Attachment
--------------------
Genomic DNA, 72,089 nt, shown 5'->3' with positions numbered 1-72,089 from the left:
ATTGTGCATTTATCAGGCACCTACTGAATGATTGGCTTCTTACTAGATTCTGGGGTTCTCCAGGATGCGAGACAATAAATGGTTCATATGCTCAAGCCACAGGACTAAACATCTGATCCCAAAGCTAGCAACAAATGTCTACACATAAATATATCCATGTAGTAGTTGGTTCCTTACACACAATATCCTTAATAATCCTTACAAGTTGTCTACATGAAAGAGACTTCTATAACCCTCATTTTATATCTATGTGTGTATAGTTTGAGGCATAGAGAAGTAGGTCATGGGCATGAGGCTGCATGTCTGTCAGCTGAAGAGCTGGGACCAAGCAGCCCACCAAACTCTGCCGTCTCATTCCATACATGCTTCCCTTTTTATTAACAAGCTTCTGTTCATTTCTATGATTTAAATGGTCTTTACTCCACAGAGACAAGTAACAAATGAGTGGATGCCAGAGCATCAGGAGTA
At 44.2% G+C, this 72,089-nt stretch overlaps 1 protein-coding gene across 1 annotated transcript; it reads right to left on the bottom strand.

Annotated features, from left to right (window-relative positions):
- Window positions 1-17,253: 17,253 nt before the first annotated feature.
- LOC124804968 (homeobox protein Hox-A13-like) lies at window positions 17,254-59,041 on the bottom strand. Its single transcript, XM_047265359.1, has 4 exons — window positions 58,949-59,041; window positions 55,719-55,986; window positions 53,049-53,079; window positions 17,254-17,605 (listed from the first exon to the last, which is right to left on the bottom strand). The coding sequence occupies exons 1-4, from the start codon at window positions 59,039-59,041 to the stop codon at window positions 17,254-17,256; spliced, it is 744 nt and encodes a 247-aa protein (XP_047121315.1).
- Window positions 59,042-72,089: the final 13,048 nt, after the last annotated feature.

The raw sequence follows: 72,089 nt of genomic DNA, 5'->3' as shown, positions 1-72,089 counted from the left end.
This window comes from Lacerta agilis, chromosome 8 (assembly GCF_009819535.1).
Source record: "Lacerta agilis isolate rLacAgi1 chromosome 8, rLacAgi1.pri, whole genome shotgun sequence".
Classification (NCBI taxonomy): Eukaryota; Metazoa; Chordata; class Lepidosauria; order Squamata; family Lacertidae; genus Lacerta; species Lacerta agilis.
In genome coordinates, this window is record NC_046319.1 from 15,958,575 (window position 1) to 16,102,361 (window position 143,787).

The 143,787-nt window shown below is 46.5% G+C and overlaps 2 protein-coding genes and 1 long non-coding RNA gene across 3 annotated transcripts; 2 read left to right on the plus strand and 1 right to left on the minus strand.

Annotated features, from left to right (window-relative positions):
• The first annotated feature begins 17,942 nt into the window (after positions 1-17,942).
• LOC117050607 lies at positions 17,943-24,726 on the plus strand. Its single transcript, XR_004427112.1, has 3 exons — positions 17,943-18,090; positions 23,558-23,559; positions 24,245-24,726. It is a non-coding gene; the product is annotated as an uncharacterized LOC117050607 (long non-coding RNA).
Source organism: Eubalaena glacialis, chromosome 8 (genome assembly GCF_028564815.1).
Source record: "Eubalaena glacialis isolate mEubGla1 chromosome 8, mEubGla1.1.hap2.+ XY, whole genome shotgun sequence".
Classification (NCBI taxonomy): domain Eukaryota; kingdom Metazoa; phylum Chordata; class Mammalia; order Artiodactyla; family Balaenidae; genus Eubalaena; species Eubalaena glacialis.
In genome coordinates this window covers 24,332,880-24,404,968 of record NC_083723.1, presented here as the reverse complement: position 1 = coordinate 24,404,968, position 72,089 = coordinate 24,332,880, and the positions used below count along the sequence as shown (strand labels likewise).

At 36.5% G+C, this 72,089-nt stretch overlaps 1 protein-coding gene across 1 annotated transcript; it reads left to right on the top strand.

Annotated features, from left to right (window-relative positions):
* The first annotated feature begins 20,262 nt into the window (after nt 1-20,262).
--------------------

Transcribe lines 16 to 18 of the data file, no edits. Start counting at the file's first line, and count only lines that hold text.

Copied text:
• LOC117050607 lies at positions 17,943-24,726 on the plus strand. Its single transcript, XR_004427112.1, has 3 exons — positions 17,943-18,090; positions 23,558-23,559; positions 24,245-24,726. It is a non-coding gene; the product is annotated as an uncharacterized LOC117050607 (long non-coding RNA).
Source organism: Eubalaena glacialis, chromosome 8 (genome assembly GCF_028564815.1).
Source record: "Eubalaena glacialis isolate mEubGla1 chromosome 8, mEubGla1.1.hap2.+ XY, whole genome shotgun sequence".